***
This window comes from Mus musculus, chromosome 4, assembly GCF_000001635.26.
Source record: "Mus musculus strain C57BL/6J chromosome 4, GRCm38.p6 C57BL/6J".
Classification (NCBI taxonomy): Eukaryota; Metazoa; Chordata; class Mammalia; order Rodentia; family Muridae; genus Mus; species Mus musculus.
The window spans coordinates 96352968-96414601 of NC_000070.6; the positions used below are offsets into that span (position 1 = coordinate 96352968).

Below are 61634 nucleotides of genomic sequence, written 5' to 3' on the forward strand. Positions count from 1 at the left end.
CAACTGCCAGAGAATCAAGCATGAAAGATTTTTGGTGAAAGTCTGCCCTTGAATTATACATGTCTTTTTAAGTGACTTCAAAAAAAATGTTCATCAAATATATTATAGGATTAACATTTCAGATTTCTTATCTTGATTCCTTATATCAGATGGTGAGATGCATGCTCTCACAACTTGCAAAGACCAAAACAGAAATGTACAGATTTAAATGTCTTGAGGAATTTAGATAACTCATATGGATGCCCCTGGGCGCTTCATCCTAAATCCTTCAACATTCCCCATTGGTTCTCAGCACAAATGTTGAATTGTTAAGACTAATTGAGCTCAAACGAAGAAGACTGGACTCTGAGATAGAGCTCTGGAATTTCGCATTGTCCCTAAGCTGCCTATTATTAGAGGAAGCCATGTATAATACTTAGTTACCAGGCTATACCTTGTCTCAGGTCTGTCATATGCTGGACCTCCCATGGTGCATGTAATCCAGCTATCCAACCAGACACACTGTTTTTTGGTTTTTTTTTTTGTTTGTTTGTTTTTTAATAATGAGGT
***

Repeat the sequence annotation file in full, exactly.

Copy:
This window comes from Mus musculus, chromosome 4, assembly GCF_000001635.26.
Source record: "Mus musculus strain C57BL/6J chromosome 4, GRCm38.p6 C57BL/6J".
Classification (NCBI taxonomy): Eukaryota; Metazoa; Chordata; class Mammalia; order Rodentia; family Muridae; genus Mus; species Mus musculus.
The window spans coordinates 96352968-96414601 of NC_000070.6; the positions used below are offsets into that span (position 1 = coordinate 96352968).

Below are 61634 nucleotides of genomic sequence, written 5' to 3' on the forward strand. Positions count from 1 at the left end.
CAACTGCCAGAGAATCAAGCATGAAAGATTTTTGGTGAAAGTCTGCCCTTGAATTATACATGTCTTTTTAAGTGACTTCAAAAAAAATGTTCATCAAATATATTATAGGATTAACATTTCAGATTTCTTATCTTGATTCCTTATATCAGATGGTGAGATGCATGCTCTCACAACTTGCAAAGACCAAAACAGAAATGTACAGATTTAAATGTCTTGAGGAATTTAGATAACTCATATGGATGCCCCTGGGCGCTTCATCCTAAATCCTTCAACATTCCCCATTGGTTCTCAGCACAAATGTTGAATTGTTAAGACTAATTGAGCTCAAACGAAGAAGACTGGACTCTGAGATAGAGCTCTGGAATTTCGCATTGTCCCTAAGCTGCCTATTATTAGAGGAAGCCATGTATAATACTTAGTTACCAGGCTATACCTTGTCTCAGGTCTGTCATATGCTGGACCTCCCATGGTGCATGTAATCCAGCTATCCAACCAGACACACTGTTTTTTGGTTTTTTTTTTTGTTTGTTTGTTTTTTAATAATGAGGT